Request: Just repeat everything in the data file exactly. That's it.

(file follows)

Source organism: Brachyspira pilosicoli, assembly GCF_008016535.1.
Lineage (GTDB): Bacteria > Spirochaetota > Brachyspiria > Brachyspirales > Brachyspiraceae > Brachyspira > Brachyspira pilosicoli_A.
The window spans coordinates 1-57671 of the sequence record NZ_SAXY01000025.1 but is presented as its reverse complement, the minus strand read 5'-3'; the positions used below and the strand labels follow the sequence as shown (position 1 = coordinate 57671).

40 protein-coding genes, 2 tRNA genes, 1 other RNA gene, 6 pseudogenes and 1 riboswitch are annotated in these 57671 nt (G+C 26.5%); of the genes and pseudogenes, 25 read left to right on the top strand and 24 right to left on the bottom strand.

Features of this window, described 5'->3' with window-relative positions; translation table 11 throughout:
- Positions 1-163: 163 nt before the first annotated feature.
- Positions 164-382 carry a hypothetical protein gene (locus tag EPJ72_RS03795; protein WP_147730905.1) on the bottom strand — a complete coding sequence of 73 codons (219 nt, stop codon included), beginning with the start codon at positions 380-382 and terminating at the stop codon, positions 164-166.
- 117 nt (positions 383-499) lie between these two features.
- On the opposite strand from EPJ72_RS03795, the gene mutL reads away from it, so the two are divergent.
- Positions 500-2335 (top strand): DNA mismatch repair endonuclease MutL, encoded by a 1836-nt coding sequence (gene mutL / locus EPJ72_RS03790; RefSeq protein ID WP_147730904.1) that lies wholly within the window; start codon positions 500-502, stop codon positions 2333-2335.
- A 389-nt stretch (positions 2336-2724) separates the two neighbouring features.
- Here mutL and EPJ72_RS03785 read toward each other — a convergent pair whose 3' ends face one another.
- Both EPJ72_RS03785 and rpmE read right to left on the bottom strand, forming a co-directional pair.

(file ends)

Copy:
Source organism: Brachyspira pilosicoli, assembly GCF_008016535.1.
Lineage (GTDB): Bacteria > Spirochaetota > Brachyspiria > Brachyspirales > Brachyspiraceae > Brachyspira > Brachyspira pilosicoli_A.
The window spans coordinates 1-57671 of the sequence record NZ_SAXY01000025.1 but is presented as its reverse complement, the minus strand read 5'-3'; the positions used below and the strand labels follow the sequence as shown (position 1 = coordinate 57671).

40 protein-coding genes, 2 tRNA genes, 1 other RNA gene, 6 pseudogenes and 1 riboswitch are annotated in these 57671 nt (G+C 26.5%); of the genes and pseudogenes, 25 read left to right on the top strand and 24 right to left on the bottom strand.

Features of this window, described 5'->3' with window-relative positions; translation table 11 throughout:
- Positions 1-163: 163 nt before the first annotated feature.
- Positions 164-382 carry a hypothetical protein gene (locus tag EPJ72_RS03795; protein WP_147730905.1) on the bottom strand — a complete coding sequence of 73 codons (219 nt, stop codon included), beginning with the start codon at positions 380-382 and terminating at the stop codon, positions 164-166.
- 117 nt (positions 383-499) lie between these two features.
- On the opposite strand from EPJ72_RS03795, the gene mutL reads away from it, so the two are divergent.
- Positions 500-2335 (top strand): DNA mismatch repair endonuclease MutL, encoded by a 1836-nt coding sequence (gene mutL / locus EPJ72_RS03790; RefSeq protein ID WP_147730904.1) that lies wholly within the window; start codon positions 500-502, stop codon positions 2333-2335.
- A 389-nt stretch (positions 2336-2724) separates the two neighbouring features.
- Here mutL and EPJ72_RS03785 read toward each other — a convergent pair whose 3' ends face one another.
- Both EPJ72_RS03785 and rpmE read right to left on the bottom strand, forming a co-directional pair.